The architecture of agility explained: scoring, tumbling, and acrobatics

UMHB now has an Acrobatics and Tumbling team. But what does that mean? How does that differ from gymnastics in the Olympics? In women’s gymnastics competitions there are three apparatuses used: vault, uneven bars and balance beam. Men’s gymnastics involve parallel bars instead of unevens, and rings instead of the balance beam.) In contrast, acrobatics and tumbling does not involve equipment. Acrobatics and tumbling consist of tosses, tumbling, pyramids and acrobatic lifts. Teams typically compete in six events: compulsories, acro, pyramid, toss, tumbling and a team event. The meets consist of two to four teams competing in head to head and team events.

The National Collegiate Acrobatics and Tumbling Association defines acrobatics and tumbling as, “the evolution of different forms of gymnastics.”  Gymnastics is defined as a physical exercise of coordination and strength.

A typical meet would go like this:

The first event is compulsory. Each team competes with identical previously determined skills with a 10.0 starting value. This skill can be a back salto to ground or possibly a front salto (a flip that does not involve hands) dismount. These examples were used because they are the types of skills that most people think of when referencing gymnastics or similar sports.

The second event is acrobatics (often shortened as acro), which is where two to four athletes compete against another team in acrobatic movements. Teams compete to win a total of 30 points in this event.

“Acrobatics looks like athletic stuff that is really hard to do, and with just one wrong move something very bad could happen,” freshman pre-med biology major Chloe Wilson noted.

Event three is the pyramid; teams compete to win a maximum of 30 points. For this event, teams want to use as few athletes as possible. This can help create more difficult pyramids, thus earning more points. The athletes manipulate their bodies to create the pyramids.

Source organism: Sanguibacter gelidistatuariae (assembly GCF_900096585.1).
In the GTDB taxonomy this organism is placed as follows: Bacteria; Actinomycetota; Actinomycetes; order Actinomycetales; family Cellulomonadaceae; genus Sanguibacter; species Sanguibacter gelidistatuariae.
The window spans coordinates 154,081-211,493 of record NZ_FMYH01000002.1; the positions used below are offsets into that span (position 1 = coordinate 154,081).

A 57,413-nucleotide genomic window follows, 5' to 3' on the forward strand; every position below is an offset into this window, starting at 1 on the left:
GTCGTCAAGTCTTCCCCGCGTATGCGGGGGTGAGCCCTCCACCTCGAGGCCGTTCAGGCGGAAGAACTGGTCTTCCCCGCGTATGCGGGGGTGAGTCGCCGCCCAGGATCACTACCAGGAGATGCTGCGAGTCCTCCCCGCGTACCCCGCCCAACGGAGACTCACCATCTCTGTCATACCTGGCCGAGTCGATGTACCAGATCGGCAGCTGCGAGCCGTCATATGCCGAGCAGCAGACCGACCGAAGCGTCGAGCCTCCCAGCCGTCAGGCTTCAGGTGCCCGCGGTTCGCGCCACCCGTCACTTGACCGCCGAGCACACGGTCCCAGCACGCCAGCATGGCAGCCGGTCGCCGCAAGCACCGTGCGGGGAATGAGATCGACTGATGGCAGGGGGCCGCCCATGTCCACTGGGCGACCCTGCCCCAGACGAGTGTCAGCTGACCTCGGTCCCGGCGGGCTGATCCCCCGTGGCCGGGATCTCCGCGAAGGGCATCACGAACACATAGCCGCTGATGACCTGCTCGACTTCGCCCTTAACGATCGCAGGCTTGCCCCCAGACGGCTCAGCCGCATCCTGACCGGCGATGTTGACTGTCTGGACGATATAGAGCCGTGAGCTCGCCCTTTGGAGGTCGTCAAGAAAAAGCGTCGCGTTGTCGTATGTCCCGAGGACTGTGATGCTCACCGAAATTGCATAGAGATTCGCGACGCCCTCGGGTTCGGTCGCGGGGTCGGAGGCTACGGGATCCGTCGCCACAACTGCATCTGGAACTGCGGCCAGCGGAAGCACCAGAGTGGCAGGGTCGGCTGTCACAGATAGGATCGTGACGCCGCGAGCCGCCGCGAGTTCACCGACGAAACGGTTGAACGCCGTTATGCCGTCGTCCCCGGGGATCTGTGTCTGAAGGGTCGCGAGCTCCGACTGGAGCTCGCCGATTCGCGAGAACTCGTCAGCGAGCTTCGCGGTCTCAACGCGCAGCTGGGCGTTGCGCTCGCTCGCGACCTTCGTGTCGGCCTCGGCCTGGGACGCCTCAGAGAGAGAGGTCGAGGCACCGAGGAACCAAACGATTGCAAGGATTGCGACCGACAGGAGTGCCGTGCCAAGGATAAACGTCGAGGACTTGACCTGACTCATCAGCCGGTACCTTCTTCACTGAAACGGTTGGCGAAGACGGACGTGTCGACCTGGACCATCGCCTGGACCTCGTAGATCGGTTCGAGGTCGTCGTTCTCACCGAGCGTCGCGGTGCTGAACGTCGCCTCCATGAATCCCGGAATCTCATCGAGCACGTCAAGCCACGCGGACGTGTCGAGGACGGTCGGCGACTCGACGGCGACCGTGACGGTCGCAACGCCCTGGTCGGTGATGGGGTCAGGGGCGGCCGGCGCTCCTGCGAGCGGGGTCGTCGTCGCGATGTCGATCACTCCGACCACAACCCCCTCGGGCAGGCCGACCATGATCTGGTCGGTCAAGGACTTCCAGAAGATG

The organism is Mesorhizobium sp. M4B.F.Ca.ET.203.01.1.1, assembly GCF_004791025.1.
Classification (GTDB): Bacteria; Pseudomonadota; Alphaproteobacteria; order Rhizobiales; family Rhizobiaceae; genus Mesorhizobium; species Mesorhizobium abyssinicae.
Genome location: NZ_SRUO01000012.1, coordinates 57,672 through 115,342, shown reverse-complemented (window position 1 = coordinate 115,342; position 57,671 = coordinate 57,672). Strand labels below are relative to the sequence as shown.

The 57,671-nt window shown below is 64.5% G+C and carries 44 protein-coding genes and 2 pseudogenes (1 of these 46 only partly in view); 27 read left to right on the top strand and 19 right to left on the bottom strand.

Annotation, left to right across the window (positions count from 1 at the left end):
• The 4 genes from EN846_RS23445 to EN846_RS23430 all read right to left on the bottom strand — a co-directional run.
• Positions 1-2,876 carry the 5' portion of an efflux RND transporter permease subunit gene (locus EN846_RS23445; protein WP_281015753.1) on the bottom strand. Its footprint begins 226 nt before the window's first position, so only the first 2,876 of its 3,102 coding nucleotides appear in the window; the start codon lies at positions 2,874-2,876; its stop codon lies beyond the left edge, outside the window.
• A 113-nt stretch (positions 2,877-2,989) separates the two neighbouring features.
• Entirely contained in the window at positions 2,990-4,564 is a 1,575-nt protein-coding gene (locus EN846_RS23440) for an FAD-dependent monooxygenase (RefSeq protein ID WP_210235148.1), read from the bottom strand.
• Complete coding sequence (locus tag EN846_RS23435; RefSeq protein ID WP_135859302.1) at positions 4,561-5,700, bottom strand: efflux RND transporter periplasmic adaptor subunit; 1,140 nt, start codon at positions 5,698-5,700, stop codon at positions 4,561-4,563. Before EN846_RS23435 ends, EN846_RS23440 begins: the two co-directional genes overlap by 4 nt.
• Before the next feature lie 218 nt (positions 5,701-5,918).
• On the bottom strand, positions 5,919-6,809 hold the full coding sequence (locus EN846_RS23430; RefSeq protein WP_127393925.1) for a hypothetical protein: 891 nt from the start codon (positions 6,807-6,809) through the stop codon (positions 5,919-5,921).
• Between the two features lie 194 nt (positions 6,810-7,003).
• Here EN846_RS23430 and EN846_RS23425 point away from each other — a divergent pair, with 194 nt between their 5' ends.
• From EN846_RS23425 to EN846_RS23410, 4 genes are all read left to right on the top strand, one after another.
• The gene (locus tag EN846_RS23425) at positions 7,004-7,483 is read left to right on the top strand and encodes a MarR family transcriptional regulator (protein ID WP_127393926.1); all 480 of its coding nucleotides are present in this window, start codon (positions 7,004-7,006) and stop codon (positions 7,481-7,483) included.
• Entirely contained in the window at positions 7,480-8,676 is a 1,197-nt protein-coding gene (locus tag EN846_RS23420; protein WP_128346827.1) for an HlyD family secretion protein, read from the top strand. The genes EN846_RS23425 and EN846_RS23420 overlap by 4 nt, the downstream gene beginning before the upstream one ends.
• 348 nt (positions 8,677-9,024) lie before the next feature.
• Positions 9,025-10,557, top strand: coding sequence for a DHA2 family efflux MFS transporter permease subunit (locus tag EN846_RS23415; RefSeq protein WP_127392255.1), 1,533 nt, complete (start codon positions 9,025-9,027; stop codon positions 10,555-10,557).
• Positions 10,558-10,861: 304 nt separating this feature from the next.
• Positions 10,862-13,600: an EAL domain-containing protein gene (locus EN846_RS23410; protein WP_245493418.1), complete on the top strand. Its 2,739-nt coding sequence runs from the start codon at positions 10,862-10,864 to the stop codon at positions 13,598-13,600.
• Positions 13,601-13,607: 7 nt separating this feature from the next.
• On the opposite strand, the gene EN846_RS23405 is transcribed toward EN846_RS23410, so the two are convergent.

Next, there is a halftime of approximately 15 minutes where teams warm-up for the second half of the competition. The team may practice on the practice mats, stretch their muscles or amplify their level of excitement for the next events.

The next even is the toss. This event consists of four athletes tossing a fifth athlete in the air, while the fifth athlete completes flips and/or twists forward or backward. Two of the tosses will be solo while the third while is synchronized with another athlete who is being tossed in the air by four athletes of the same team. This event has a possible overall score of 30 points.

The fifth event is tumbling. This event has a maximum of 60 points. Athletes have the option to compete in a synchronized portion and one solo pass. Audience members observe athletes completing difficult flips and twist in succession.

The sixth and final event is the team event. Athletes perform a two-and-a-half-minute synchronized routine to music. Each team competes with up to 24 athletes. Routines in this event will encompass skills from the other five events. Teams have the potential to earn a maximum of 110 points, which makes this an extremely important event.

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